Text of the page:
This certainly isn’t a job just anyone is qualified for. But it is a viable option for anyone with extensive fire management experience, especially if that fire experience relates to airports. If you’re looking for a lot of responsibility, augmented by a generous compensation package, the position of Airport Fire Manager can be very rewarding.

Operational Station Manager

This position is known by many titles including District Operations Manager, Station Manager or Station Agent. Regardless of the wording of the title, this is an important position. Ultimately, you’re responsible for all flight and ground operations. This includes duties related to both customer service and airport operations.

As an Operational Station Manager, you’ll find yourself with different duties all day long. Some examples include passenger services, aircraft logistics and air cargo operations. Duties vary by the size of the airport. In a smaller station, the Station Manager might also check baggage, make public announcements and even sell tickets!

This is a generally a position for someone who has experience with large business operations and aviation. At the same time, you’ll need to be a people person in order to thrive in this job. You’ll be dealing with customers, vendors, in-airport merchants and more.

A bachelor’s degree is almost always required for this position, and a post-graduate business degree is always looked upon favorably. Most Managers work from an office inside the terminal, but their daily duties will take them all over the airport into both customer-facing and behind-the-scenes areas.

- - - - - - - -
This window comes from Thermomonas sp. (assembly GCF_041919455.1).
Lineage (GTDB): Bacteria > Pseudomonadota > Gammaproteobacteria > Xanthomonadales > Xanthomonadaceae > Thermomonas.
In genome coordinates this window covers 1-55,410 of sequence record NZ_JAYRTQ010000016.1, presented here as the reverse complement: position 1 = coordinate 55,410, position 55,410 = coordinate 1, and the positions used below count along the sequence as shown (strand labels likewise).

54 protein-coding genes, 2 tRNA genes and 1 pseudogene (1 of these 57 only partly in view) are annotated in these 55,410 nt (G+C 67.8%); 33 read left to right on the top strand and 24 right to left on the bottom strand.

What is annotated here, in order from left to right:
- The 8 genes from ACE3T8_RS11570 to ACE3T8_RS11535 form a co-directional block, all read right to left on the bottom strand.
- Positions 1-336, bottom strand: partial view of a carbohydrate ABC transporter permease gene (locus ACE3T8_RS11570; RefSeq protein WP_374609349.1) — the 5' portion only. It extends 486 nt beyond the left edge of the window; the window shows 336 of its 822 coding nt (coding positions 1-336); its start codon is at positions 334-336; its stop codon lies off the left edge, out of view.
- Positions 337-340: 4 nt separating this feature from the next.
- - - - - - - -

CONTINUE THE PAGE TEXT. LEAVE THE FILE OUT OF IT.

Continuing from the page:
This is an exciting job if you like a full day with a lot of responsibilities and human interaction. The average salary is $85,000. Most airports also offer full benefits.

Watch Commanders

This position is related to an airport’s fire department. The Watch is the term for a group of firefighters currently on duty. The Watch Commander is the person who takes charge during any incidents. Typically, the Watch Commander will have full control over small incidents, although higher level supervisors will take over during more serious emergencies.

There are a variety of emergencies which can occur in an airport. There are the “standard” incidents any fire department needs to handle: medical ailments, injuries and so on which can happen to members of the public as well as airport employees.

All firefighters need certifications in CPR, emergency medical technician and emergency medical response. Also, all firefighters need level I and II Firefighter Certifications from the International Fire Service Accreditation Congress.

Aviation firefighters must meet additional requirements, too. This is because there are a lot of unique, hazardous chemicals which are found both on the runway and inside the aircraft. In order to stay safe in this environment, aviation firefighters need Hazardous Material Awareness certification and Hazardous Material Operation certification.

All firefighters must pass the PAT test. This is the standard Physical Agility Test. Applicants must run a mile in under eight minutes, climb obstacles and complete a timed rescue simulation. They must also pass a drug test, medical exam and criminal background check.

Watch Commanders are usually promoted from within. Not only do they typically have several years of firefighting experience, they usually also have a lot of experience in the specific geographic area they’re serving (in this case, the airport).

The average salary for a firefighter is around $40,000 while Watch Commanders generally make a bit more. Typically shifts are eight hours long, although hours may change during emergency situations.